# 3D graphics, contour plot and labels

This code works perfectly

w, w1, w2, p, a = var('w w1 w2 p a')
U(w, a) = w^a  # La fonction doit être fonction de ses variables et paramètres
a = 0.6
p = 0.5
f = p * U(w1, a) + (1 - p) * U(w2, a)
G = plot3d(f, (w1, 1e-4, 5), (w2, 1e-4, 5), frame=False, color='wheat', opacity=0.6)
G += arrow3d((0, 0, 0), (5, 0, 0), color='green')
G += arrow3d((0, 0, 0), (0, 5, 0), color='green')
G += arrow3d((0, 0, 0), (0, 0, 3), color='green')
G += text3d("$U(w) = w^a$", (1, 2, 3), color=(0.5, 0, 0))

show(G, viewer='threejs')
contour_plot(f, (w1, 0, 5), (w2, 0, 5))


I have 4 questions

1. is it possible to include latex text in a 3D setting?
2. is it possible to label the axes (preferably in the same way)?
3. is it possible to combine the contour_plot on the surface?
4. is it possible to project the contour_plot on (x, y) plane?
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Excellent questions. I suspect 1 is not implemented, not sure about 2.

It could be that text3d is from Sage's early days and needs tender loving care.

Regarding 3 and 4, maybe answers to previously asked questions can offer hints.

( 2020-04-27 18:04:04 -0500 )edit

I am too beginer to be sure of what I say but I wonder if it could be possible to draw the contour on a surface using a color function

( 2020-04-28 11:00:46 -0500 )edit

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I will try to answer to questions 3 and 4. I don't really know if you can directly place on the surface the level curves generated by contour_plot or put them on the $xy$ plane. It seems to me that SageMath doesn't have a command or function for doing so. In fact, the plot3d method for 2D graphics doesn't work for contour plots.

However, you can mimic the expected result by playing with colors. To exemplify the method, let us consider the function $$f(x,y) = \frac{2x+3y^2}{(x^2+y^2+1)^2}.$$ Here we have its contour plot in $[-2,2]\times[-2,2]$:

var("x,y,z")
f(x,y) = (2*x+3*y^2) / (x^2+y^2+1)^2
# Contours from z1 to z2.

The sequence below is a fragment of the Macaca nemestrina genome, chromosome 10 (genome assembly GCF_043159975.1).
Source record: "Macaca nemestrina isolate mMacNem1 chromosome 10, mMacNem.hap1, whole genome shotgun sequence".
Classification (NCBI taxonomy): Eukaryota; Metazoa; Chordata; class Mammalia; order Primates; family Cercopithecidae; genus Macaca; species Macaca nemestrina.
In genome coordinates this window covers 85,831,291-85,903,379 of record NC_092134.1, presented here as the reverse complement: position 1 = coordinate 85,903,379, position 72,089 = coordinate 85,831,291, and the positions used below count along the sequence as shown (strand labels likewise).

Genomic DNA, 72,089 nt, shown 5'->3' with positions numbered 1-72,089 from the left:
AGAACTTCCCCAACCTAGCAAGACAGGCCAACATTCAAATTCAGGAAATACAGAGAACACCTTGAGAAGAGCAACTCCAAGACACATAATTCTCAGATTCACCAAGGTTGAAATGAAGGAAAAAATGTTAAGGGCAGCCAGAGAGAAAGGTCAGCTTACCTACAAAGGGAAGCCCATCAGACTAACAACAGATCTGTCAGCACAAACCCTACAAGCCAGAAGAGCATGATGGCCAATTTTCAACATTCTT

# This interval is divided into ni subintervals
z1, z2 = -0.6, 0.8
ni = 10
dz = (z2-z1)/ni
levels = [z1,z1+dz..z2]
curves = contour_plot(f(x,y), (x,-2,2), (y,-2,2), contours=levels,
cmap="jet", colorbar=True)
show(curves)


Please, note that I have explicitly provided the levels to be plotted in order to compare this figure with that of the surface.

Now we plot the surface $z=f(x,y)$ using plot3d. Through a convenient definition of the color function, you can reproduce the very same contours on the surface:

# Surface plot using plot3d
def col2(x,y):
return float(0.5*dz+floor((f(x,y)-z1)/dz)/ni)
surf = plot3d(f(x,y), (x,-2,2), (y,-2,2), color=(col2,colormaps.jet), plot_points=300)
show(surf, aspect_ratio=[1,1,2])


If we use an orthographic projection, we can then rotate the surface to look at it from above and compare with the contour plot:

show(surf, projection="orthographic")


The same strategy serves to color a plane below the surface, simulating a projection of the contours on the $xy$ plane:

offset = -1.4
plane = plot3d(offset, (x,-2,2), (y,-2,2), color=(col2,colormaps.jet), plot_points=300)
show(surf+plane)


The problem with this approach is that the surface looks jagged, even using a great number of plot points. As an alternative, we can apply implicit_plot3d:

# Surface plot using implicit_plot3d
zmin, zmax = -1, 1
def col3(x,y,z):
return float(0.5*dz+floor((z-z1)/dz)/ni)
surf_new = implicit_plot3d(z==f(x,y), (x,-2,2), (y,-2,2), (z,zmin,zmax),
color=(col,colormaps.jet), plot_points=[50,50,300])
show(surf_new, aspect_ratio=[1,1,2])


Here we have again a view from above:

show(surf_new, projection="orthographic")


And the surface with the plane:

show(surf_new+plane)


It seems that implicit_plot3d provides smoother curves on the surface. To get them, it is important to use many points along the $z$-direction.

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This is a great answer Thanks.

( 2020-05-02 05:35:25 -0500 )edit

This replies to question 2 only: you can label the axes via the option axes_labels, which defaults to ['x', 'y', 'z']. This option works only for threejs and only if frame is set to True. Alas, it does not allow for LaTeX rendering... For your example,

show(G, viewer='threejs', frame=True, axes_labels=['w1', 'w2', 'U'])


does the job. If you are using a version of SageMath >= 9.0, you can skip viewer='threejs', since this is the default.

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Thanks for your help but presenting a graphic with a font distinct from the one used in math is not very sexy.

( 2020-04-28 10:58:28 -0500 )edit